Because of their much greater size and higher ground clearance, tractor-trailer trucks that are involved in an accident with a passenger vehicle are more likely to cause major damage, injuries and even fatalities.
It makes sense that when a passenger car hits a tractor-trailer, the damage is likely to be worse when the vehicle moves head-on into the truck. In the most recent analysis of fatal accidents involving a tractor-trailer, 30 percent of accidents happened when the passenger vehicle hit the truck head-on. And 18 percent happened when the passenger vehicle hit the back of the big rig.
Why Drivers Follow Trucks Closely
You've probably learned not to follow other vehicles too closely, but some people like to tail large trucks in order to save on gasoline. Known as drafting, the idea is that by following the truck closely you can get in the low pressure zone right behind it. This reduces your vehicle's need for fuel.
Does Drafting Work?
It turns out that drivers who engage in drafting are getting some benefit. On the popular show Mythbusters, road tests conducted at 55 miles per hour showed that drivers get an 11 percent improvement in gas mileage by following 100 feet from a tractor-trailer. (They get an almost 40 percent improvement when they follow just 10 feet away.)
However, to be a safe driver, you should follow a large vehicle by at least 150 feet when you're traveling at 55 mph. Going faster on the freeway? You'll need to leave even more room.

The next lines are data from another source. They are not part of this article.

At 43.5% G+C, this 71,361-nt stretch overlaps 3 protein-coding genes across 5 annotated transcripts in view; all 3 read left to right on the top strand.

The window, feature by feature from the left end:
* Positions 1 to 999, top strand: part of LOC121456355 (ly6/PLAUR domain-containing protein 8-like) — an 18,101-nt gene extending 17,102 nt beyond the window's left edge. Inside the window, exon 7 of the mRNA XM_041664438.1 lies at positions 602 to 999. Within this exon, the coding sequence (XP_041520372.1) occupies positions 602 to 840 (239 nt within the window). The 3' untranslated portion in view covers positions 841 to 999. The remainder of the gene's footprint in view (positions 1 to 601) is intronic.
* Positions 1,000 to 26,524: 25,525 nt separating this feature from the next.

What are the Risks of Drafting?
If you are drafting, you are less likely to be able to stop if the truck driver suddenly applies the brakes. In addition, the truck driver won't be able to see you when you follow so closely, so they may change lanes, slow or stop without regard to how that might impact you.
You also may be ticketed for tailgating if you follow a tractor-trailer too closely, especially on the interstate.
Does the Truck Benefit from Drafting?
When you follow a truck very closely and take advantage of the low-pressure pocket that is created, it helps push higher pressure toward the truck. This, in effect, could save the trucker some gas as well, but your small passenger vehicle is unlikely to produce an effect large enough to make a noticeable difference.
In short, while there are benefits to following tractor-trailers closely, the safety issues outweigh the savings in gasoline. If you are involved in an accident with a truck, contact a truck accident lawyer to help guide you through the process, regardless of who is at fault.